CO2 effects on diatoms: a synthesis of more than a decade of ocean acidification experiments with natural communities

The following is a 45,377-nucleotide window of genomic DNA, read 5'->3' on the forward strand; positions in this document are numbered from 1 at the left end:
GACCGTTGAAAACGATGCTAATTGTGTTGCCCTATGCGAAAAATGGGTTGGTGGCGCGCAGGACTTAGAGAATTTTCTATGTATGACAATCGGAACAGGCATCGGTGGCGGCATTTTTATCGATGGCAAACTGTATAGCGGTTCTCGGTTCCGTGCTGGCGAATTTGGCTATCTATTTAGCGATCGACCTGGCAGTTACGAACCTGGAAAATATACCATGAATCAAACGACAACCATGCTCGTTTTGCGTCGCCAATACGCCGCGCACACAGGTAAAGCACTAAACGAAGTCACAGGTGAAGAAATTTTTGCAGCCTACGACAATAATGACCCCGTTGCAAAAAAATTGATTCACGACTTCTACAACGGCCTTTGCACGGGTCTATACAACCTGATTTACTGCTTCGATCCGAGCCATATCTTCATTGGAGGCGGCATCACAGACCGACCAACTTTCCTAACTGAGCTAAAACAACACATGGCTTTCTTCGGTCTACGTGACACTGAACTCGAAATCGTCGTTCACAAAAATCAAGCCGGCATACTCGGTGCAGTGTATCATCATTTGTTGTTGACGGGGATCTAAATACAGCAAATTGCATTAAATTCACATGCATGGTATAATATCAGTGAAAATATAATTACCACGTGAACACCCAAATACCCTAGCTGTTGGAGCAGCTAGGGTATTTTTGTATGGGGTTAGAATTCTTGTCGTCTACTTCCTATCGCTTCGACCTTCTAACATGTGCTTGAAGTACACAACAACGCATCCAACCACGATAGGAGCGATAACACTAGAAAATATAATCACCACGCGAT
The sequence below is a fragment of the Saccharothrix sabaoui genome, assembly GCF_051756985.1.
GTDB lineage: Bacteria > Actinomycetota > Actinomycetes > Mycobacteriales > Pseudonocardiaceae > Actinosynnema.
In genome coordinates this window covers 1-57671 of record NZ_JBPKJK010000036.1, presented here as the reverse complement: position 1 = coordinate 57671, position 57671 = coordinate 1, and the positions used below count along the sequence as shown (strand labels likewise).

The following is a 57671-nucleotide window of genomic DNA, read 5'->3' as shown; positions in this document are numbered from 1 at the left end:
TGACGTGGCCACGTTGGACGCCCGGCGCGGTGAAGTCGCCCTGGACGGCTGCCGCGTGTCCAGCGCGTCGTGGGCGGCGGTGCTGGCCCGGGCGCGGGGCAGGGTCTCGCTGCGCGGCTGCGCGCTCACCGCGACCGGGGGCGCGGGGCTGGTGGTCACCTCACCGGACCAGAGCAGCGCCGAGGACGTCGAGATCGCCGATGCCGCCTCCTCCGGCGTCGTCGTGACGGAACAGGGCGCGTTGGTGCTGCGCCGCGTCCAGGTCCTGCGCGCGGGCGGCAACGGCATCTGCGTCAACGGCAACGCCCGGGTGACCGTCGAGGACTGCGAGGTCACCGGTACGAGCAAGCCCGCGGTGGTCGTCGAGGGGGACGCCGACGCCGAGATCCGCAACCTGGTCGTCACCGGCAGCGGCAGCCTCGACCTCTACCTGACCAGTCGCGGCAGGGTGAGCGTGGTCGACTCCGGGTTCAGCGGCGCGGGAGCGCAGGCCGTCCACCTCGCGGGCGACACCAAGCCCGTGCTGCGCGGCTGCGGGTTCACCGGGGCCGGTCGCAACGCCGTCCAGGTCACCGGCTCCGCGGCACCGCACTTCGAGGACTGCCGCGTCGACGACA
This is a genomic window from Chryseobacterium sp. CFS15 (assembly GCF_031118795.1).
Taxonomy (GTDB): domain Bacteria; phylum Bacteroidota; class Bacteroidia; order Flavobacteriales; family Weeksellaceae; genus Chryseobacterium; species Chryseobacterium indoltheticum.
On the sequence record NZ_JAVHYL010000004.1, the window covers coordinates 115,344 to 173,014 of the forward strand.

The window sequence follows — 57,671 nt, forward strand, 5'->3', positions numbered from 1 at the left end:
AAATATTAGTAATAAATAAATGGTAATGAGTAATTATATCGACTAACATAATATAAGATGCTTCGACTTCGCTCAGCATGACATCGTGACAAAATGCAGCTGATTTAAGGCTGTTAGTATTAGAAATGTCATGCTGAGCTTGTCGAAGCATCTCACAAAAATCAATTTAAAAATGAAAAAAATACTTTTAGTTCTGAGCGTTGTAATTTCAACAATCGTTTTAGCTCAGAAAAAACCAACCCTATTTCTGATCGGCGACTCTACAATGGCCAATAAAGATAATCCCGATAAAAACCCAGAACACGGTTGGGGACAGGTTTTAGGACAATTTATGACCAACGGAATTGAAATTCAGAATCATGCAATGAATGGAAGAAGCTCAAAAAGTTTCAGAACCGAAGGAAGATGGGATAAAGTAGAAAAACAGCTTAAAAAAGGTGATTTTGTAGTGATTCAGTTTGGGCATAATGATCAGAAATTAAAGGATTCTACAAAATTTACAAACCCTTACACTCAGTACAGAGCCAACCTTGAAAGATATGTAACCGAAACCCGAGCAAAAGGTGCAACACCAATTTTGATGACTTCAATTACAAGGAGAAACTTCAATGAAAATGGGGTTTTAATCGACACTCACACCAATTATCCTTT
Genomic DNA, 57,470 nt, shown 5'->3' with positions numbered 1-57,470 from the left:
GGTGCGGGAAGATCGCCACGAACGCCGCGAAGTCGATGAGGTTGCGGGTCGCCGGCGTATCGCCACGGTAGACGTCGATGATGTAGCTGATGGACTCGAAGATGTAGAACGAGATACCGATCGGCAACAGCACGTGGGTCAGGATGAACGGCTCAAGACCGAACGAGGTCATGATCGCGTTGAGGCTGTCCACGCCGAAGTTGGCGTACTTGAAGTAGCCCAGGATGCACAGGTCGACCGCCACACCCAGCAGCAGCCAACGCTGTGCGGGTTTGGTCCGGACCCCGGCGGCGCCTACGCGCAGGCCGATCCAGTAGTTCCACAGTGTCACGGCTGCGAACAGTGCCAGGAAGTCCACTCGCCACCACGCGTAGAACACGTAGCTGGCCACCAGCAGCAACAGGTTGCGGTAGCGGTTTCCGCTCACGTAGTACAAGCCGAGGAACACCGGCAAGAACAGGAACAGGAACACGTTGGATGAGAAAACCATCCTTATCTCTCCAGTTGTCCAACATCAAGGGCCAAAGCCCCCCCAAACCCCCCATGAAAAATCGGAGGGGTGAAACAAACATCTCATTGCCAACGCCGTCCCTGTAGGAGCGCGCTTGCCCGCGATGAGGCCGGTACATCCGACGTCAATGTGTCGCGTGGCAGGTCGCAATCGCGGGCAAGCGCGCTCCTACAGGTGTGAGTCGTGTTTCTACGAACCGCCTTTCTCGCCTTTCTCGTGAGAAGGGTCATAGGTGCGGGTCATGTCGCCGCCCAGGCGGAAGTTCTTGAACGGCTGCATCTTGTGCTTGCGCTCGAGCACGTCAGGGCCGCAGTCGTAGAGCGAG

Diatoms account for up to 50 % of marine primary production and are considered to be key players in the biological carbon pump. Ocean acidification (OA) is expected to affect diatoms primarily by changing the availability of CO2 as a substrate for photosynthesis or through altered ecological interactions within the marine food web. Yet, there is little consensus how entire diatom communities will respond to increasing CO2. To address this question, we synthesized the literature from over a decade of OA-experiments with natural diatom communities to uncover the following: (1) if and how bulk diatom communities respond to elevated CO2 with respect to abundance or biomass and (2) if shifts within the diatom communities could be expected and how they are expressed with respect to taxonomic affiliation and size structure. We found that bulk diatom communities responded to high CO2 in ∼60 % of the experiments and in this case more often positively (56 %) than negatively (32 %) (12 % did not report the direction of change). Shifts among different diatom species were observed in 65 % of the experiments. Our synthesis supports the hypothesis that high CO2 particularly favours larger species as 12 out of 13 experiments which investigated cell size found a shift towards larger species. Unravelling winners and losers with respect to taxonomic affiliation was difficult due to a limited database. The OA-induced changes in diatom competitiveness and assemblage structure may alter key ecosystem services due to the pivotal role diatoms play in trophic transfer and biogeochemical cycles.